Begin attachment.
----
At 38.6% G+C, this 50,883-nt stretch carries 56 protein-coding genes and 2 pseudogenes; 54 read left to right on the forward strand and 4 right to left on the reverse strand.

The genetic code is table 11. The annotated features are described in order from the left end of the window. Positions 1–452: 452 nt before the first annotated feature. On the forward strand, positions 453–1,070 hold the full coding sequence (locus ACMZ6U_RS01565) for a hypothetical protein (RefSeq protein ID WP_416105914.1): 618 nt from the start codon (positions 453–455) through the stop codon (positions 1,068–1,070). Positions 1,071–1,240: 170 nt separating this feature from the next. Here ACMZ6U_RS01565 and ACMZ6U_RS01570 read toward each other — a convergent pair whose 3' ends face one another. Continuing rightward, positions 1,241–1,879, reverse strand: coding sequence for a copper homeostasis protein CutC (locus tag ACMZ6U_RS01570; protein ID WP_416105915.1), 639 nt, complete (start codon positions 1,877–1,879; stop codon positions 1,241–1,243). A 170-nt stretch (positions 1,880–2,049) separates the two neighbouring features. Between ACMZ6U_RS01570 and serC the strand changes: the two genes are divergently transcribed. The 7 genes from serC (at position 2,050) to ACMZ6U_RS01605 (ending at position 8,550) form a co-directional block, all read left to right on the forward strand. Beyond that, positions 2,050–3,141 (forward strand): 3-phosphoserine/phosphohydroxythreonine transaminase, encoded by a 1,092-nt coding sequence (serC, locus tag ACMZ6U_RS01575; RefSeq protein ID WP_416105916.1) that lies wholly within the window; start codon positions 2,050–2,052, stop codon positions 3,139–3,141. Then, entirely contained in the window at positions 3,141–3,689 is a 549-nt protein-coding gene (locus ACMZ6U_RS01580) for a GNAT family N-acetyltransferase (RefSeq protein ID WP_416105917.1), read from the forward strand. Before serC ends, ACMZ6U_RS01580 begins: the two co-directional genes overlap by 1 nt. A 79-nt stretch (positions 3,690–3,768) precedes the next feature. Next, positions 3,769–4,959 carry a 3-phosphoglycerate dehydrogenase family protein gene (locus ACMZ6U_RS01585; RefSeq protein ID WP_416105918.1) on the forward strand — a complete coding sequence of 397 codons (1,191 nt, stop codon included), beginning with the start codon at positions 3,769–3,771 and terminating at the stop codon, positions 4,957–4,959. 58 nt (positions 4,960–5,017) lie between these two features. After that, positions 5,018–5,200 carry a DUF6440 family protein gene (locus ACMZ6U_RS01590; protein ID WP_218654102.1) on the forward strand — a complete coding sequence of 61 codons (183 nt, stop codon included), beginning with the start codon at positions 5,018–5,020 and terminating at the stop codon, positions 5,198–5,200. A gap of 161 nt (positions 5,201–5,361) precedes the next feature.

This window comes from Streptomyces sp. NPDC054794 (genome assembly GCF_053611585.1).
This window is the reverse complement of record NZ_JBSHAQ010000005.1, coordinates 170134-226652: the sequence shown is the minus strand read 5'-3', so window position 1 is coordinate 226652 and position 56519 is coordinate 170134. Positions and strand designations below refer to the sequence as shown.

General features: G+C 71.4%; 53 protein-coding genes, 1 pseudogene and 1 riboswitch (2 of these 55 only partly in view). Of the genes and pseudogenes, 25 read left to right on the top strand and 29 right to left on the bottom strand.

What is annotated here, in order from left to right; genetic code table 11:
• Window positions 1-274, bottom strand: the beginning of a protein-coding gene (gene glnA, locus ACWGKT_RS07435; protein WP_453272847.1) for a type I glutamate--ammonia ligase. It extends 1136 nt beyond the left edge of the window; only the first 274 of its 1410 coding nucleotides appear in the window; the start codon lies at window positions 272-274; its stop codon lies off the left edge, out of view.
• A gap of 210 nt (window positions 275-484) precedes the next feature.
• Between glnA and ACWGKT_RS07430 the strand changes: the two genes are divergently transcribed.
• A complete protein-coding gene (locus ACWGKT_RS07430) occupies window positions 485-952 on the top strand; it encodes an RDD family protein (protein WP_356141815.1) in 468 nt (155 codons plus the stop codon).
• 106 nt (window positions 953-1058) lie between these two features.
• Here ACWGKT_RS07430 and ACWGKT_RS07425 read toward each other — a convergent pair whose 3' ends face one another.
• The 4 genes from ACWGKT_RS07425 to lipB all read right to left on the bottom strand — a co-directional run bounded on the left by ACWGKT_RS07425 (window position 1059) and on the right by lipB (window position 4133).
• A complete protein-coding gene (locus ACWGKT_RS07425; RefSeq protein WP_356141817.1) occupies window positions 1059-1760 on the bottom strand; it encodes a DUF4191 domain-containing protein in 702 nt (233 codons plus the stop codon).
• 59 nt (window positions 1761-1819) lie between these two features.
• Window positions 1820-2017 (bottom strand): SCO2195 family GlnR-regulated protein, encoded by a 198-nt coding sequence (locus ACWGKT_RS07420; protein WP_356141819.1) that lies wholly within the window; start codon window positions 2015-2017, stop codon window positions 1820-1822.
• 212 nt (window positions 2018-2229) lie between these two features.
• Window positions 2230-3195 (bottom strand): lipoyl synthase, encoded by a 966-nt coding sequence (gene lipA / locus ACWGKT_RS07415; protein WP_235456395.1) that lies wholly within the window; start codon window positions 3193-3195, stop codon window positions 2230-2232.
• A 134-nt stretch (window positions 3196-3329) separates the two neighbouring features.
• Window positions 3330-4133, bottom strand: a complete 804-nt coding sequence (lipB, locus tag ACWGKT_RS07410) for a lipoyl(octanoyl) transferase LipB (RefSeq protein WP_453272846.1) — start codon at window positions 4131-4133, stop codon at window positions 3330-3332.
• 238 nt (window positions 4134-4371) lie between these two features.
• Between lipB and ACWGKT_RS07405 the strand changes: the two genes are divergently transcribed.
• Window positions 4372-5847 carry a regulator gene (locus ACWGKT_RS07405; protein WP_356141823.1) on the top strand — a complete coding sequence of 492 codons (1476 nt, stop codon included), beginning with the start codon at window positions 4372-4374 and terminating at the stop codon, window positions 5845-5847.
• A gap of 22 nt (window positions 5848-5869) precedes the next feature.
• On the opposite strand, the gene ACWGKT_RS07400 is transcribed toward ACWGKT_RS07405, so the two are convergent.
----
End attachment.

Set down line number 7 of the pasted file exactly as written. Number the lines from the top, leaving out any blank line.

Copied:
• Window positions 1-274, bottom strand: the beginning of a protein-coding gene (gene glnA, locus ACWGKT_RS07435; protein WP_453272847.1) for a type I glutamate--ammonia ligase. It extends 1136 nt beyond the left edge of the window; only the first 274 of its 1410 coding nucleotides appear in the window; the start codon lies at window positions 272-274; its stop codon lies off the left edge, out of view.